The chairperson also told the committee NCSW had ensured that five of the well-known impris­oned women political activists, namely, Dr Yasmeen Rashid (289 days), Sanam Javed (289 days), Al­iya Hamza (289 days), Fehmida Be­gum (269 days), and Ayesha Bhutta (195 days) continued to be treat­ed in accordance with the Bangkok Rules. Senator Humayun Mohmand brought the committee’s atten­tion to two Supreme Court judg­ments authored by Justice Mansoor Ali Shah, in the Tahira Batool Case (2022) and the Mst Ghazala Case (2023), where it had been declared and ordered, in the light of Section 497(1) of the Code of Criminal Pro­cedure, that women, underage, and sick/infirm under-trial prisoners, must be granted bail. Yet, the afore-named women, who were mothers, daughters, wives and sisters, were still not released on bail. The com­mittee thus unanimously recom­mended to the chairperson NCSW to inquire into the matter and report back to the committee on whether bail had been sought by these wom­en activists, and if so, why they still remained in jail for such long pe­riods of time despite the above re­ferred Supreme Court rulings.

The Senate body was also given a briefing by the Secretary, Ministry of Human Rights (MOHR), on the up­coming Periodic Report of Pakistan involving the International Covenant on Civil and Political Rights (ICCPR), which was to be presented in March 2024. The committee was apprised that ICCPR aims to ensure the protec­tion of civil and political rights, and Pakistan has accordingly been asked to report on the key issues of gen­der equality, violence against wom­en, sexual and reproductive rights, prohibition of torture, overcrowd­ing of jails, child marriage, same-sex union, abolition of the death penal­ty, enforced disappearances, right to privacy, freedom of assembly, mili­tary courts, and child rights. Howev­er, Pakistan has a different set of be­liefs on the issue of the death penalty and same-sex union. MOHR has con­ducted consultative sessions with stakeholders to obtain relevant in­formation, and a detailed report will be forwarded to MOFA for onward transmission to the ICCPR Commit­tee next month.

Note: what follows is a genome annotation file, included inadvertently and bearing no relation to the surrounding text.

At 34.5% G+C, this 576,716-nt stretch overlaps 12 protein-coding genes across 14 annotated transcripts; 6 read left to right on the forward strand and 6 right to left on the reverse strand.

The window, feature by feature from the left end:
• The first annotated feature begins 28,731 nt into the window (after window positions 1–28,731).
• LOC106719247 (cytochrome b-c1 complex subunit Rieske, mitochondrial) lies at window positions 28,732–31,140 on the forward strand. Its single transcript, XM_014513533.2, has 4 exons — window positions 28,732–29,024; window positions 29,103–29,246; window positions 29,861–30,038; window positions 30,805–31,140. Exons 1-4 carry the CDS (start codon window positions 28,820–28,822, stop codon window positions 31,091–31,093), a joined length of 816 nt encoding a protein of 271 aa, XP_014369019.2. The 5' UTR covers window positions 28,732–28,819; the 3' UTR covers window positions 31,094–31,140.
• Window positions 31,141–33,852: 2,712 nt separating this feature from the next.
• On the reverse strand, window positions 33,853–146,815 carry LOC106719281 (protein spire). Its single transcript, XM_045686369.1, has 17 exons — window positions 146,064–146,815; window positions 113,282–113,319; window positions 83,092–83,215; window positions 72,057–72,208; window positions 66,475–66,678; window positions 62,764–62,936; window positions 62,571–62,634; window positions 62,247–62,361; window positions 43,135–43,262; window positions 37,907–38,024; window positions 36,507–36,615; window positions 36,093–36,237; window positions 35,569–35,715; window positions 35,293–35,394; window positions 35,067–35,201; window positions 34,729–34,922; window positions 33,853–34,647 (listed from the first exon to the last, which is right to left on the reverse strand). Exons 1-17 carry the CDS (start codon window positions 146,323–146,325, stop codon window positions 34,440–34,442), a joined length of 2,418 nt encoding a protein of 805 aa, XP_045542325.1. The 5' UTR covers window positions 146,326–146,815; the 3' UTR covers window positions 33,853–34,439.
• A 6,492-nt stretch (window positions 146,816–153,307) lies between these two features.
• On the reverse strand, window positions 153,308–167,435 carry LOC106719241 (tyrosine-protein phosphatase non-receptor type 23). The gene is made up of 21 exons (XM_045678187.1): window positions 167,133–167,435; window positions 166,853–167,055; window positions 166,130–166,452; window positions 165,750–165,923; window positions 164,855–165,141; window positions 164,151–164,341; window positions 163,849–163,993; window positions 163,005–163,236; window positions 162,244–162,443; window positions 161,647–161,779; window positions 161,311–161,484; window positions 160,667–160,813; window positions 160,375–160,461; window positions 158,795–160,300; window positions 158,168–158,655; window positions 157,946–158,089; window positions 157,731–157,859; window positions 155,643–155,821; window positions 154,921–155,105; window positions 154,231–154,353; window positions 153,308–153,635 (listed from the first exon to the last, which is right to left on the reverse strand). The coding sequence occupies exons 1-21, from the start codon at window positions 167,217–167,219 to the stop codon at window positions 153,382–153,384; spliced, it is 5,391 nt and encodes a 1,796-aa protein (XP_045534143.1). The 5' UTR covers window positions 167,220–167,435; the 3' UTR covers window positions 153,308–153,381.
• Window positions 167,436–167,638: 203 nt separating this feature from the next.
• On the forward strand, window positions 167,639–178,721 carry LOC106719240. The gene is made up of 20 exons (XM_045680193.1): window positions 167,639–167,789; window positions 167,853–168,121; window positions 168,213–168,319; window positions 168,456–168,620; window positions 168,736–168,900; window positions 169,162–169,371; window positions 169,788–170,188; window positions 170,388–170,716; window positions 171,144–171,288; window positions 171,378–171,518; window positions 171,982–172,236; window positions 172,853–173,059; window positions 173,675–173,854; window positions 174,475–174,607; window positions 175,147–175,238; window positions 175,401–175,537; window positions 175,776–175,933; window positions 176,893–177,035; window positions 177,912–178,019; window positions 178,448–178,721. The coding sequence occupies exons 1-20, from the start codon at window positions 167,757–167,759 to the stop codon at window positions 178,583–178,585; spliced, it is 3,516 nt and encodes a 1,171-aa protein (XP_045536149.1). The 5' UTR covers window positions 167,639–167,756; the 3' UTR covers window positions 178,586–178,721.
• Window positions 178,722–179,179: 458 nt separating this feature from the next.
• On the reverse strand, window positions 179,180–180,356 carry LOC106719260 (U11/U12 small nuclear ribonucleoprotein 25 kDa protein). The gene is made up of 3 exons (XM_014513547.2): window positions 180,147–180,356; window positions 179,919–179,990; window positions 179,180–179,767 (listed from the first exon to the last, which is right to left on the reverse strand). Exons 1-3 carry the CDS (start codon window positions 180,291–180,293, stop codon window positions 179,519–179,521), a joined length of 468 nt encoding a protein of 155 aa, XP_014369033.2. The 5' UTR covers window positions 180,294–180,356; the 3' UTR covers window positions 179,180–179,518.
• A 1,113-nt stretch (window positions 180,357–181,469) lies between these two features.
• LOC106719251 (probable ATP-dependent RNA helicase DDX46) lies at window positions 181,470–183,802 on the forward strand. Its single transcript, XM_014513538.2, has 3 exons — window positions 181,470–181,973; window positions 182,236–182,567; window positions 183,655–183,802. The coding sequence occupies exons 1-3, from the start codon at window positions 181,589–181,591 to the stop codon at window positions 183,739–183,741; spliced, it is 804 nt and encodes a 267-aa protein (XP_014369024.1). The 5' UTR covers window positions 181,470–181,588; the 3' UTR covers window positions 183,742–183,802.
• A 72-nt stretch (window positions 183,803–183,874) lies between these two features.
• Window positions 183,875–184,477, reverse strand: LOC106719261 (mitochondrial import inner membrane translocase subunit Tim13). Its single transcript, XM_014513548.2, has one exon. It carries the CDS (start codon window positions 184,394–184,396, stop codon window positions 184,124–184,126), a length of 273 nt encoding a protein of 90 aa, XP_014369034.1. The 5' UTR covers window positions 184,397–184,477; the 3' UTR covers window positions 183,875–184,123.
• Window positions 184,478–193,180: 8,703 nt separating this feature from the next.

The chairman of the committee took up the matter of Muhammad Ilyas Ghumman, a resident of Sar­godha, Pakistan, who has been put under restrictions in terms of the Fourth Schedule to the Anti-Terror­ism Act since the last 22 years. Sen­ator Walid Iqbal argued that Mu­hammad Ilyas Ghumman is currently residing in Turkey, suffering from kidney disease, and desires to be bur­ied in his homeland. Interior Ministry officials informed the committee that Fourth Schedule proscription on in­dividuals is imposed by the District Administration on the recommenda­tion of the District Intelligence com­mittee. The committee recommend­ed the Interior Ministry to coordinate with the Punjab province administra­tion for the resolution of the matter on humanitarian grounds and submit a compliance report in due course.

Lastly, the committee took up a public petition made by the Poto­har Organisation for Development Advocacy, a women’s rights NGO, to the chairman Senate, which was for­warded to the committee chairman last week, calling for legislation to the marriage age for girls at 18 years in Punjab, Balochistan, Khyber Pa­khtunkhwa, and ICT. Nilofar Bakh­tiar, chairperson NCSW, explained that a comprehensive national lev­el bill pertaining to the same sub­ject was moved forward by NCSW in the previous government and is currently lying in the National As­sembly. Senator Dr Muhammad Hu­mayun Mohmand argued that the matter holds pivotal importance for the country and should not be de­cided haphazardly. The committee unanimously recommended to the NCSW to take up the matter again with the next federal government, in consultation with relevant stake­holders, so that the requisite legisla­tion is passed not just in Punjab, Ba­lochistan, Khyber Pakhtunkhwa, and ICT, but also in Azad Jammu & Kash­mir and Gilgit-Baltistan.

The meeting was attended by Sen­ator Prof Dr Mehr Taj Roghani, Sen­ator Mushahid Hussain Sayed, Sen­ator Muhammad Tahir Bizinjo, Senator Mohammad Humayun Mo­hmand, Senator Falak Naz, Senator Syed Waqar Mehdi, Caretaker Feder­al Minister for Human Rights Khalil George, Secretary, Ministry of Human Rights, Human Rights A D Khawaja, chairperson NCSW Nilofar Bakhtiar. Senior officials of Interior Ministry and Ministry of Foreign Affairs were also in attendance.